California is the only state that produces almonds commercially. Seventy percent of the world’s supply is grown by 6,000 farmers on almost half a million acres. Almonds are not actually nuts, botanically speaking, but are the seeds of stone fruits, like the pit of a peach. They are rich in protein, calcium, and riboflavin. Only a small portion of the fat in almonds is saturated, and the almond’s fat content is among the lowest of the nuts.
Pine nuts are also great cooked this way. Keep your eye on these to be sure the garlic doesn’t burn.
Make 2 cups.
2 cups raw whole almonds or hazelnuts, or a combination, skin on
1 tablespoon olive oil
2 teaspoons finely minced garlic
½ teaspoon garlic powder
1. Preheat the oven to 250 degrees. Line a baking sheet with parchment paper.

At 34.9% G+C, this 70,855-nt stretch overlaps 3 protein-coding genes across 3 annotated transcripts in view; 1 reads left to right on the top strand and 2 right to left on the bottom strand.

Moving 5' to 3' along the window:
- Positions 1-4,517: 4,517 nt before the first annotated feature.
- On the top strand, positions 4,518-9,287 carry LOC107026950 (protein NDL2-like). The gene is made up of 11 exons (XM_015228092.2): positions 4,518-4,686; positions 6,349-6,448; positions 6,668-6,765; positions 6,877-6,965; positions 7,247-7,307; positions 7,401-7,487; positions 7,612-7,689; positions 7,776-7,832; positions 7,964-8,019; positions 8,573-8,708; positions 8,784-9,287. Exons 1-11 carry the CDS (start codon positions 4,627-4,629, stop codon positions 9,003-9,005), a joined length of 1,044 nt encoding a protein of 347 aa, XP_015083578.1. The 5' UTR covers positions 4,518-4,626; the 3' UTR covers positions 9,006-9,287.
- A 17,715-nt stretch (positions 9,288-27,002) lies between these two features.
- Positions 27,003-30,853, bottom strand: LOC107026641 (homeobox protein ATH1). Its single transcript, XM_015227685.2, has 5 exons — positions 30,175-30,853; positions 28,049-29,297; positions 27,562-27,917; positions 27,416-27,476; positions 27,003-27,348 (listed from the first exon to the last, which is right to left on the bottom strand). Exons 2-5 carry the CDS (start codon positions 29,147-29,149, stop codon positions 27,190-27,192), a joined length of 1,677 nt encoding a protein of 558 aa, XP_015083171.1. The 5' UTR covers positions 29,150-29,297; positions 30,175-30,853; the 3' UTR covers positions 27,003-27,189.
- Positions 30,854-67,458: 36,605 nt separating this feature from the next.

2. Place all the ingredients in a medium-size bowl and toss until the nuts are well coated.
3. Transfer to the prepared sheet and arrange in a single layer. Place in the oven and cook until the nuts begin to color about 20 minutes.
4. Transfer to a paper towel to drain and set aside to cool before serving.
Not just snacking: They are a great addition when chopped or sprinkled over steamed or sautéed dark leafy vegetables such as broccoli, rabe, spinach, or kale.
From Party Nuts! 50 Recipes for Spicy, Sweet, Savory, and Simply Sensational Nuts That Will Be the Hit of Any Gathering (The Harvard Common Press, 2002)